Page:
Aging and Accompanying Fears

I used to tell people that I only had two fears regarding aging: (1) hair growing out of my ear canal, and (2) having toenails that look like Fritos Scoops®.

I used to tell people that I only had two fears regarding aging: (1) hair growing out of my ear canal, and (2) having toenails that look like Fritos Scoops®. Well, I have hair growing everywhere and have for some time now. Gym class at Tyner Junior High School was an embarassment for me, largely because the secondary sex characteristics involving body hair awakened in me before pretty much everyone else at my school. Though the 70s were dawning, my classmates were ready for neither a hairy chest nor a moustache [cue classic 70s porno soundtrack featuring a sinuous boom-chicka-baio-baioooo electric guitar]. In fact, my mother had this preternatural fear of my shaving for the first time, claiming that once I "did it" the hairs would grow back twice as thick and abundant (and this is a bad thing?). Tired of looking like I had a really dirty face, I sneaked over to my sister Audrey's trailer next door where my same-age niece/best friend Rhonda let me shave with her powder blue Lady Schick electric. The conspiritorial buzz and the smell of hot hair and motor oil gave way to a smooth and clean mug. Sure, it grew back, but it didn't reach Hagrid-like proportions until some years afterwards.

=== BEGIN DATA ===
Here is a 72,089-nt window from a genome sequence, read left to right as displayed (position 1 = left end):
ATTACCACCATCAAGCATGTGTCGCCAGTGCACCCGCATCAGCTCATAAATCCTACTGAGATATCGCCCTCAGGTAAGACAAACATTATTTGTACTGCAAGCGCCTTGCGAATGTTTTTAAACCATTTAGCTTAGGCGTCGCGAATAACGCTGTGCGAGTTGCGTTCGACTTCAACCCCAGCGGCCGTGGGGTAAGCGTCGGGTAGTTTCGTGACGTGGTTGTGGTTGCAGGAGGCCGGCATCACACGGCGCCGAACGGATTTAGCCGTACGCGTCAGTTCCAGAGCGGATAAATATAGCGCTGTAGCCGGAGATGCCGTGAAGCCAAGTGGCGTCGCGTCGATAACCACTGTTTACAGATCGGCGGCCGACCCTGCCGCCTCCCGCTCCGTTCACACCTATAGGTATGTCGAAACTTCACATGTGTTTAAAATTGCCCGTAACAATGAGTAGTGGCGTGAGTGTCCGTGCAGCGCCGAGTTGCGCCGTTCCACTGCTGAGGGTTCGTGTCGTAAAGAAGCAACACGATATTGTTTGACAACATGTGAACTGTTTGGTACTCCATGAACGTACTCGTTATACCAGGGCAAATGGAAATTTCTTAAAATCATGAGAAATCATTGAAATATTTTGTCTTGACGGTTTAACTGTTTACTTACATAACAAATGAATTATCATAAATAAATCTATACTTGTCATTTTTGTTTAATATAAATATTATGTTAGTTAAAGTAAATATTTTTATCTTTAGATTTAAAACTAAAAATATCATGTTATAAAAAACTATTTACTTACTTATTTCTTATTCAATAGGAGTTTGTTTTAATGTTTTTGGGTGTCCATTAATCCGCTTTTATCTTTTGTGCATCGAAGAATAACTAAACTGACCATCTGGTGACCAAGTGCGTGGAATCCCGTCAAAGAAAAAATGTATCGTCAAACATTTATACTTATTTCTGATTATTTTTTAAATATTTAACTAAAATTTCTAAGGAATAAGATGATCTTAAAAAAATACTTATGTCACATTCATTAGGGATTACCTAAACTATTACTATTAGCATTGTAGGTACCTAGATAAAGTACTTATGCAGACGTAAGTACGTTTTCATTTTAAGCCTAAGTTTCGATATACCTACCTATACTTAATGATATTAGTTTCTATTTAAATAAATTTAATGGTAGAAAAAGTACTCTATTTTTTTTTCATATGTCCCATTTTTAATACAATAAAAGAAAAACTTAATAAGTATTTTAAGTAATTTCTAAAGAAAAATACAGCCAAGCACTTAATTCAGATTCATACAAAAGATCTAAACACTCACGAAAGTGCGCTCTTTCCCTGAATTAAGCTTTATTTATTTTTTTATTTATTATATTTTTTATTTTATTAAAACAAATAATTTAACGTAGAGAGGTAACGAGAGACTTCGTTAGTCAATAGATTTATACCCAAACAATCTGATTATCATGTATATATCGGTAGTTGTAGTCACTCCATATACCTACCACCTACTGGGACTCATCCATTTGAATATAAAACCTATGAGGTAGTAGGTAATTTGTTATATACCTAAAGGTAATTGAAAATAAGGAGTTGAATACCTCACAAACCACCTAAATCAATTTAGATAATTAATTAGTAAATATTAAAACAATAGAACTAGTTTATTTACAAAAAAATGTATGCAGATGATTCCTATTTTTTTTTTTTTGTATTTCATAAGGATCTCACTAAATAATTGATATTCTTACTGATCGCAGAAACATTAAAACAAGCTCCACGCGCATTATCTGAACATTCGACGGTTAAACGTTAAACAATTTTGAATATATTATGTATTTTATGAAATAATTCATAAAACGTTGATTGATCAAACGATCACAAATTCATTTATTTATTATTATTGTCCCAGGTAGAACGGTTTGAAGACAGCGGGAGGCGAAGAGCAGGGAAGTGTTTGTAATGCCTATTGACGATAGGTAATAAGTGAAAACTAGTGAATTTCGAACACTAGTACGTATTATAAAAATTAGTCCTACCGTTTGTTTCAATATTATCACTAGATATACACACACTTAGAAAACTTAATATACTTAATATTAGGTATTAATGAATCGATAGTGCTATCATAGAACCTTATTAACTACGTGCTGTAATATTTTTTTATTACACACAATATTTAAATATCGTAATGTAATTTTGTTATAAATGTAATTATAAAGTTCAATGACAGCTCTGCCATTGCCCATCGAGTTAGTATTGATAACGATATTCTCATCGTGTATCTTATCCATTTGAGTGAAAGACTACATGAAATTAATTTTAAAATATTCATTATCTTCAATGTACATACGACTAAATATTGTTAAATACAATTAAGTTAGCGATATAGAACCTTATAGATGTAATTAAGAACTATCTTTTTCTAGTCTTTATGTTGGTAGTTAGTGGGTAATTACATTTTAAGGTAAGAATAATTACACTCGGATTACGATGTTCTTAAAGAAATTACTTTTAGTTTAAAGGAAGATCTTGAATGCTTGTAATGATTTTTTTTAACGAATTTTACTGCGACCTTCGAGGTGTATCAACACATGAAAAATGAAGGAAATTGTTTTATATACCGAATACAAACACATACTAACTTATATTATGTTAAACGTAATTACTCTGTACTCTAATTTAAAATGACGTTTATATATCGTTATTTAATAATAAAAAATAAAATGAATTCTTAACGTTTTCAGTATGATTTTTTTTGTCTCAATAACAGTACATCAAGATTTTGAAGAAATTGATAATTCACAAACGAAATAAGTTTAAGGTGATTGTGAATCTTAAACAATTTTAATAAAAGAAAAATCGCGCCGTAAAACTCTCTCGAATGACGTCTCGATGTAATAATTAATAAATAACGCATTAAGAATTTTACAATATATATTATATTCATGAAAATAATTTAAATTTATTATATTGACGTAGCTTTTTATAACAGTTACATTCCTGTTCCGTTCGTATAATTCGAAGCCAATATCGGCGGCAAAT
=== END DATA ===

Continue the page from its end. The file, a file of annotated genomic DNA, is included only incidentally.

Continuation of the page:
I'm sorry to report follicular activity in my ear canals, however. Rather than have a barber tidy up in there with those tiny, pointed, razor-sharp scissors, I tweeze them myself. The amount of hair is notable, but it's all very light in color at this point. Manscaping . . .

The toenails are still okay, thankfully. While I could never quit teaching to become a toe/foot model, the nail beds have yet to thicken and grow yellow. Of course, I make it a point to wear flip-flops or sandals every year to watch people's reactions. I've yet to have a brutally honest kindergartener shriek, "What's wrong with your TOENAILS!"

When I went for my pre-op checkup a few weeks ago, a new aging fear reared its pointed little head. As one of the beautiful young female nurses attended to me (not Jewel, the exquisite Asian who removed my cathater), she talked to me in a voice a few DBs louder than needed. The little doll thought I was hard of hearing! ("OKAY, Mr.INGle! You need to walk RIGHT DOWN THE HALL and go into the door marked LAB SAMPLES, OKAY?"

So, enter Fear Number Three: young professional women talking to me loudly and using ageist endearments such as "sweetie" and "darling" while employing broad (READ: easy-to-see) gestures and facial expressions.

sigh.

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